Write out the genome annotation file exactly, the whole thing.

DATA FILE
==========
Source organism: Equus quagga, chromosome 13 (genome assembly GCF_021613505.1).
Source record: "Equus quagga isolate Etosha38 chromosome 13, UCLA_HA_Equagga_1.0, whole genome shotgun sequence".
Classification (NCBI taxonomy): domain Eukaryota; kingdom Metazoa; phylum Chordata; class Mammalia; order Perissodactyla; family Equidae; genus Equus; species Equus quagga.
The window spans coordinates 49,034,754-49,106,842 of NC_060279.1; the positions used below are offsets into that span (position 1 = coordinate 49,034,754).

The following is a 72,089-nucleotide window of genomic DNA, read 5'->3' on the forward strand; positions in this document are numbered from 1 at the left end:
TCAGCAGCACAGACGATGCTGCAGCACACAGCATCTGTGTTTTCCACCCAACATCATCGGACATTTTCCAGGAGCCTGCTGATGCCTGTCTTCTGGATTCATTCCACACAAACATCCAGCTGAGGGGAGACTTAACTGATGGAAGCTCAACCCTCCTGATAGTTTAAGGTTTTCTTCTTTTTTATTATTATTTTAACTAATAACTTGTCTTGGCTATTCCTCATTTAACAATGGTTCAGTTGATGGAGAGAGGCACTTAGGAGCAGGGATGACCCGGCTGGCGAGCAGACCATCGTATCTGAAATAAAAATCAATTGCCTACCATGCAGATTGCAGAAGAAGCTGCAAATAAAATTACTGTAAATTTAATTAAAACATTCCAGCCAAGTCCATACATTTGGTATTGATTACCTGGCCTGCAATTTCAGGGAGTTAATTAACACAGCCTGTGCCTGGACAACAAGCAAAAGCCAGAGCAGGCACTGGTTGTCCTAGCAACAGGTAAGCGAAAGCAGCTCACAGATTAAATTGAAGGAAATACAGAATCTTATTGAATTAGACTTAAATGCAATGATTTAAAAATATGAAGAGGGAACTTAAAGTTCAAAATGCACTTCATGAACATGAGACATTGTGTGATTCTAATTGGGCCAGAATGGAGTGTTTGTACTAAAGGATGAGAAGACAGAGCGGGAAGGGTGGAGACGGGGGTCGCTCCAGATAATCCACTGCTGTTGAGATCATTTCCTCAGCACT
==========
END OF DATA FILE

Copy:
Source organism: Equus quagga, chromosome 13 (genome assembly GCF_021613505.1).
Source record: "Equus quagga isolate Etosha38 chromosome 13, UCLA_HA_Equagga_1.0, whole genome shotgun sequence".
Classification (NCBI taxonomy): domain Eukaryota; kingdom Metazoa; phylum Chordata; class Mammalia; order Perissodactyla; family Equidae; genus Equus; species Equus quagga.
The window spans coordinates 49,034,754-49,106,842 of NC_060279.1; the positions used below are offsets into that span (position 1 = coordinate 49,034,754).

The following is a 72,089-nucleotide window of genomic DNA, read 5'->3' on the forward strand; positions in this document are numbered from 1 at the left end:
TCAGCAGCACAGACGATGCTGCAGCACACAGCATCTGTGTTTTCCACCCAACATCATCGGACATTTTCCAGGAGCCTGCTGATGCCTGTCTTCTGGATTCATTCCACACAAACATCCAGCTGAGGGGAGACTTAACTGATGGAAGCTCAACCCTCCTGATAGTTTAAGGTTTTCTTCTTTTTTATTATTATTTTAACTAATAACTTGTCTTGGCTATTCCTCATTTAACAATGGTTCAGTTGATGGAGAGAGGCACTTAGGAGCAGGGATGACCCGGCTGGCGAGCAGACCATCGTATCTGAAATAAAAATCAATTGCCTACCATGCAGATTGCAGAAGAAGCTGCAAATAAAATTACTGTAAATTTAATTAAAACATTCCAGCCAAGTCCATACATTTGGTATTGATTACCTGGCCTGCAATTTCAGGGAGTTAATTAACACAGCCTGTGCCTGGACAACAAGCAAAAGCCAGAGCAGGCACTGGTTGTCCTAGCAACAGGTAAGCGAAAGCAGCTCACAGATTAAATTGAAGGAAATACAGAATCTTATTGAATTAGACTTAAATGCAATGATTTAAAAATATGAAGAGGGAACTTAAAGTTCAAAATGCACTTCATGAACATGAGACATTGTGTGATTCTAATTGGGCCAGAATGGAGTGTTTGTACTAAAGGATGAGAAGACAGAGCGGGAAGGGTGGAGACGGGGGTCGCTCCAGATAATCCACTGCTGTTGAGATCATTTCCTCAGCACT